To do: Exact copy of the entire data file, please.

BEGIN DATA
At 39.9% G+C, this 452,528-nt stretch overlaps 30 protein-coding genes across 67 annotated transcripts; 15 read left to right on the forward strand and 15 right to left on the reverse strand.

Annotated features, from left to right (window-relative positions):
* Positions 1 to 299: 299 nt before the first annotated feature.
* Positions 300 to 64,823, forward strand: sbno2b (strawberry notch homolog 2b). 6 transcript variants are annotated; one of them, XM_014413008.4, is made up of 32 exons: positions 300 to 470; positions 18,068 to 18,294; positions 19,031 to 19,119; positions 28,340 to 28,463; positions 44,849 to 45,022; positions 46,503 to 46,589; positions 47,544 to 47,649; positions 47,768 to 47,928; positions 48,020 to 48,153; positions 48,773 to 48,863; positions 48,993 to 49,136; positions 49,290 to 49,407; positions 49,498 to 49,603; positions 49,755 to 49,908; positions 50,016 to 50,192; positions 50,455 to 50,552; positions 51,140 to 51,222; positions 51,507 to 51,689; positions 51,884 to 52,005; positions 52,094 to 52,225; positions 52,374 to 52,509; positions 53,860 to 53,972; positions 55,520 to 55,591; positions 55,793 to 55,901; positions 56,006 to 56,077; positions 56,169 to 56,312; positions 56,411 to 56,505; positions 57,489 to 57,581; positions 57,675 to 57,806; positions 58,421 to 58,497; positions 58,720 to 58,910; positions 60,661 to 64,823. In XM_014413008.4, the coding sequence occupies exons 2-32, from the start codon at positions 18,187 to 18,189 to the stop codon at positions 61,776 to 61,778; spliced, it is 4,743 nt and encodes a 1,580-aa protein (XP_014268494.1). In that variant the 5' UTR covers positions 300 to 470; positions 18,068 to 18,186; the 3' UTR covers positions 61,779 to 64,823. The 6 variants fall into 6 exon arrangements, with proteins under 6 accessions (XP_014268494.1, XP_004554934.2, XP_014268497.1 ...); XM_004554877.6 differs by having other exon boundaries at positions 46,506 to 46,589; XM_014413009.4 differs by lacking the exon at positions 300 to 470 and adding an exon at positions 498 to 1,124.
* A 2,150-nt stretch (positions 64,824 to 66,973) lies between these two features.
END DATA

At 39.9% G+C, this 452,528-nt stretch overlaps 30 protein-coding genes across 67 annotated transcripts; 15 read left to right on the forward strand and 15 right to left on the reverse strand.

Annotated features, from left to right (window-relative positions):
* Positions 1 to 299: 299 nt before the first annotated feature.
* Positions 300 to 64,823, forward strand: sbno2b (strawberry notch homolog 2b). 6 transcript variants are annotated; one of them, XM_014413008.4, is made up of 32 exons: positions 300 to 470; positions 18,068 to 18,294; positions 19,031 to 19,119; positions 28,340 to 28,463; positions 44,849 to 45,022; positions 46,503 to 46,589; positions 47,544 to 47,649; positions 47,768 to 47,928; positions 48,020 to 48,153; positions 48,773 to 48,863; positions 48,993 to 49,136; positions 49,290 to 49,407; positions 49,498 to 49,603; positions 49,755 to 49,908; positions 50,016 to 50,192; positions 50,455 to 50,552; positions 51,140 to 51,222; positions 51,507 to 51,689; positions 51,884 to 52,005; positions 52,094 to 52,225; positions 52,374 to 52,509; positions 53,860 to 53,972; positions 55,520 to 55,591; positions 55,793 to 55,901; positions 56,006 to 56,077; positions 56,169 to 56,312; positions 56,411 to 56,505; positions 57,489 to 57,581; positions 57,675 to 57,806; positions 58,421 to 58,497; positions 58,720 to 58,910; positions 60,661 to 64,823. In XM_014413008.4, the coding sequence occupies exons 2-32, from the start codon at positions 18,187 to 18,189 to the stop codon at positions 61,776 to 61,778; spliced, it is 4,743 nt and encodes a 1,580-aa protein (XP_014268494.1). In that variant the 5' UTR covers positions 300 to 470; positions 18,068 to 18,186; the 3' UTR covers positions 61,779 to 64,823. The 6 variants fall into 6 exon arrangements, with proteins under 6 accessions (XP_014268494.1, XP_004554934.2, XP_014268497.1 ...); XM_004554877.6 differs by having other exon boundaries at positions 46,506 to 46,589; XM_014413009.4 differs by lacking the exon at positions 300 to 470 and adding an exon at positions 498 to 1,124.
* A 2,150-nt stretch (positions 64,824 to 66,973) lies between these two features.